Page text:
## Lambda Calculus in Clojure (Part 2)

In Part 1, we built a boolean algebra using Church Encoding. In this post, we are going to reuse some of the previous work to build a similar algebra, this time for numerals.

## Church numerals

In the algebra we built in the previous post, Church booleans were encoded using higher-order functions. The way Church numerals are represented is similar: given a number `n` and a function `f`, the Church numeral of `n` is

## Lambda Calculus in Clojure (Part 1)

Lambda Calculus is the smallest programming language. As we saw on my previous post, the only building blocks available are functions, variables and expressions. There are no built-in primitive values or operations. How can we then solve real-world problems using Lambda Calculus?

In this post, we are going to create a set of building blocks, using lambda expressions, to calculate boolean expressions. For this, we are going to use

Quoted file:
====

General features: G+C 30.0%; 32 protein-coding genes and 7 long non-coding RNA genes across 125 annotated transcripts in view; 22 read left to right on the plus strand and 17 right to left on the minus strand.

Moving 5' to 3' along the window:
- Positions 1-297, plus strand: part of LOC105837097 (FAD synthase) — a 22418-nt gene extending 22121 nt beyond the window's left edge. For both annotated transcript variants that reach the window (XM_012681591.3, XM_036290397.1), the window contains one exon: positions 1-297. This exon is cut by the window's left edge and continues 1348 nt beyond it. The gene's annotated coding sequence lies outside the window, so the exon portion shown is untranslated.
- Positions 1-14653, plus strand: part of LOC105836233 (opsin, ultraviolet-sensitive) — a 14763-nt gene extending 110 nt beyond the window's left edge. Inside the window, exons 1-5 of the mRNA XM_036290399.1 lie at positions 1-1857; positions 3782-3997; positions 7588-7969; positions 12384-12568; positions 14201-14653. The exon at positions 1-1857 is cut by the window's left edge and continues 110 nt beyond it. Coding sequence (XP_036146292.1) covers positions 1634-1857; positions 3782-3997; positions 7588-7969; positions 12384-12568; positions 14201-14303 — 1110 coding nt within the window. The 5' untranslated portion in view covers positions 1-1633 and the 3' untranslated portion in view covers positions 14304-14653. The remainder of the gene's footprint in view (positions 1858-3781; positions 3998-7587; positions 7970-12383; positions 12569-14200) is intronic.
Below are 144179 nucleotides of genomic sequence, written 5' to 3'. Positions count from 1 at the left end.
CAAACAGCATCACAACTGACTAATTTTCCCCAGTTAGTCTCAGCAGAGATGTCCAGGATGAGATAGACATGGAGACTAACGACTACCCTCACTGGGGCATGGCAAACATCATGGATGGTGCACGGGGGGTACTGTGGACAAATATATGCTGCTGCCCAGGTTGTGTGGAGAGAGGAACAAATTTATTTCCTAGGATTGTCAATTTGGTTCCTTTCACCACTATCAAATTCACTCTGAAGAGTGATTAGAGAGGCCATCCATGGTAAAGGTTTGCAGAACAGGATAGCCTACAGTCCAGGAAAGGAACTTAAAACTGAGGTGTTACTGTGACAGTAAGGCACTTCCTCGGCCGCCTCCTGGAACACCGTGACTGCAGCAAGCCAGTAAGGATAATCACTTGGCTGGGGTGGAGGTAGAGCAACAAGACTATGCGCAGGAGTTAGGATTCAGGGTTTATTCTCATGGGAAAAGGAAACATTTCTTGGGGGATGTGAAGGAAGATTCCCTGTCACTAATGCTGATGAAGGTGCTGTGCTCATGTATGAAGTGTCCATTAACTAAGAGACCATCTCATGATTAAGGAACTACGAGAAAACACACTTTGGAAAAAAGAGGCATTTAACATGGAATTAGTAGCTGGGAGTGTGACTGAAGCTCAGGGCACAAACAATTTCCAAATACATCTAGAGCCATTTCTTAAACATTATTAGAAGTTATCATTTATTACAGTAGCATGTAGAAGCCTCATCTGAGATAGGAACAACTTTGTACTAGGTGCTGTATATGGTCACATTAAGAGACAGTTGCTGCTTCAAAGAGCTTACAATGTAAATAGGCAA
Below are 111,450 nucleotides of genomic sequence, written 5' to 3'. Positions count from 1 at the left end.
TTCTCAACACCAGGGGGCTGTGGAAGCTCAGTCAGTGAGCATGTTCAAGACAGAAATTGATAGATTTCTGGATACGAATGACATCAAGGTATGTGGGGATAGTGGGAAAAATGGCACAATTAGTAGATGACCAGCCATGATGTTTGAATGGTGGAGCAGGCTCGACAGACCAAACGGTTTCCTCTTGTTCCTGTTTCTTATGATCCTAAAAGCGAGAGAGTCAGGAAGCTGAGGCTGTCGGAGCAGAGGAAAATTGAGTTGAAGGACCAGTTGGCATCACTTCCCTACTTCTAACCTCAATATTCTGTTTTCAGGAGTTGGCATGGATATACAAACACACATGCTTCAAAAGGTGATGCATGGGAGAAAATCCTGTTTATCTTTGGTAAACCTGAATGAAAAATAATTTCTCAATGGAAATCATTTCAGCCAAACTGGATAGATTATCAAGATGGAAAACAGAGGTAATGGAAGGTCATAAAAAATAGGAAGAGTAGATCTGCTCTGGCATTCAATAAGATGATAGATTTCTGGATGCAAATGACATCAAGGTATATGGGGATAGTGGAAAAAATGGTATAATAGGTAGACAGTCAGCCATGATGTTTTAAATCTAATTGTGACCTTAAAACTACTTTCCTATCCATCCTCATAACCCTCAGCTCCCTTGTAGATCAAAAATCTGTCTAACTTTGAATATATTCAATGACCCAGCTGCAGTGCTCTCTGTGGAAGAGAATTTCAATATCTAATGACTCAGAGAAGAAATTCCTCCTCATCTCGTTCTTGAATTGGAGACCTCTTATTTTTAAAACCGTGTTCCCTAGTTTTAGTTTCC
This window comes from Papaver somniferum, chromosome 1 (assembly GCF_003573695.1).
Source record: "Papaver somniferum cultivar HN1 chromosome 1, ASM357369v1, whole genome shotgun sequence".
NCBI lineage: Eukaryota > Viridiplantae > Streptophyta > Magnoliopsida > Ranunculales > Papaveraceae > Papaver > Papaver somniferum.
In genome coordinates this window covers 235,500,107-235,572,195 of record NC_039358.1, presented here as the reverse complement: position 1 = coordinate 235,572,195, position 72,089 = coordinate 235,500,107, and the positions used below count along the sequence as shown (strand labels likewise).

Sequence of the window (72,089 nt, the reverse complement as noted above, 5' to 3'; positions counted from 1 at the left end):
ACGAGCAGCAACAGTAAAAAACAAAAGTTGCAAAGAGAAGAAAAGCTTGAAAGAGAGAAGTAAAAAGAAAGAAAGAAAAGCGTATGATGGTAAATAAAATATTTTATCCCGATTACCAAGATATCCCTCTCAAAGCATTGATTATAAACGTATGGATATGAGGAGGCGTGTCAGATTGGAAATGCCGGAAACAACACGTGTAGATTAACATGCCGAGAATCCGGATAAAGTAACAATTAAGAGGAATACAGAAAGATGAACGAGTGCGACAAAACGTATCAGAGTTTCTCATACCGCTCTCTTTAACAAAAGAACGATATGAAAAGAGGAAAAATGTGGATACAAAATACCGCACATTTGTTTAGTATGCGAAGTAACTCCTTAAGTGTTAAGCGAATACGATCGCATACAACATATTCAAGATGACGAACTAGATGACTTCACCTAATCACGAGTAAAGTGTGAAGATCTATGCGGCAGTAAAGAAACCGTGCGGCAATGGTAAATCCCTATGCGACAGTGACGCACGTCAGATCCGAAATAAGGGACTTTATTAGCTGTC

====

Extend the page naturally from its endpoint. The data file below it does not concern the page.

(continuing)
# Lambda Calculus for mortal developers

Lambda Calculus sounds like an arcane term that only functional programming wizards can understand. Nothing could be further from the truth. We use Lambda Calculus everyday when we program. It is the most reducible form of all Functional Programming languages; the primitive building block of Functional Programming.

## The atoms of Lambda Calculus

Lambda Calculus is based on three basic building blocks: expressions, variables and functions, which are combined to form other expressions.

Variables are